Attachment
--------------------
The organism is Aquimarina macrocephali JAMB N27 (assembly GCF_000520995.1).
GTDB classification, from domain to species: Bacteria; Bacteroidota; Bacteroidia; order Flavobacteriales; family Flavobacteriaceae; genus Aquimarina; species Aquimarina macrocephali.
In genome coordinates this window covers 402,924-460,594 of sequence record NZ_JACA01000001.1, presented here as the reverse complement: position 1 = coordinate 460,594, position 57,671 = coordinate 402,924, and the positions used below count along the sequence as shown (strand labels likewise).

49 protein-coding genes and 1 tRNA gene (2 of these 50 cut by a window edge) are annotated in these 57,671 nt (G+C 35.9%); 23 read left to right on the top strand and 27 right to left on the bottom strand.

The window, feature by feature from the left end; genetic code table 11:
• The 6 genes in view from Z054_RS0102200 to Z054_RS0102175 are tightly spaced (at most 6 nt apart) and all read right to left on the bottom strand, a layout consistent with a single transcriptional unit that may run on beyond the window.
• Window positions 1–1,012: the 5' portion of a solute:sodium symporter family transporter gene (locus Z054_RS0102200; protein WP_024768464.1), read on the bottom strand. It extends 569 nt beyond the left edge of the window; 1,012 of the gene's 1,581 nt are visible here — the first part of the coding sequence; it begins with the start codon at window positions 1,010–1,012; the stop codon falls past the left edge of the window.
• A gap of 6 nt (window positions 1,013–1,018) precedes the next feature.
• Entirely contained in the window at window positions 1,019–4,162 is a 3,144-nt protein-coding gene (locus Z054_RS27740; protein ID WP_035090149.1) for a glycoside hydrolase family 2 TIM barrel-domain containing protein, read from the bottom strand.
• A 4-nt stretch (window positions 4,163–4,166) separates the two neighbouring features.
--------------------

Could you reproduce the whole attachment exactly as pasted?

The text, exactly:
The organism is Aquimarina macrocephali JAMB N27 (assembly GCF_000520995.1).
GTDB classification, from domain to species: Bacteria; Bacteroidota; Bacteroidia; order Flavobacteriales; family Flavobacteriaceae; genus Aquimarina; species Aquimarina macrocephali.
In genome coordinates this window covers 402,924-460,594 of sequence record NZ_JACA01000001.1, presented here as the reverse complement: position 1 = coordinate 460,594, position 57,671 = coordinate 402,924, and the positions used below count along the sequence as shown (strand labels likewise).

49 protein-coding genes and 1 tRNA gene (2 of these 50 cut by a window edge) are annotated in these 57,671 nt (G+C 35.9%); 23 read left to right on the top strand and 27 right to left on the bottom strand.

The window, feature by feature from the left end; genetic code table 11:
• The 6 genes in view from Z054_RS0102200 to Z054_RS0102175 are tightly spaced (at most 6 nt apart) and all read right to left on the bottom strand, a layout consistent with a single transcriptional unit that may run on beyond the window.
• Window positions 1–1,012: the 5' portion of a solute:sodium symporter family transporter gene (locus Z054_RS0102200; protein WP_024768464.1), read on the bottom strand. It extends 569 nt beyond the left edge of the window; 1,012 of the gene's 1,581 nt are visible here — the first part of the coding sequence; it begins with the start codon at window positions 1,010–1,012; the stop codon falls past the left edge of the window.
• A gap of 6 nt (window positions 1,013–1,018) precedes the next feature.
• Entirely contained in the window at window positions 1,019–4,162 is a 3,144-nt protein-coding gene (locus Z054_RS27740; protein ID WP_035090149.1) for a glycoside hydrolase family 2 TIM barrel-domain containing protein, read from the bottom strand.
• A 4-nt stretch (window positions 4,163–4,166) separates the two neighbouring features.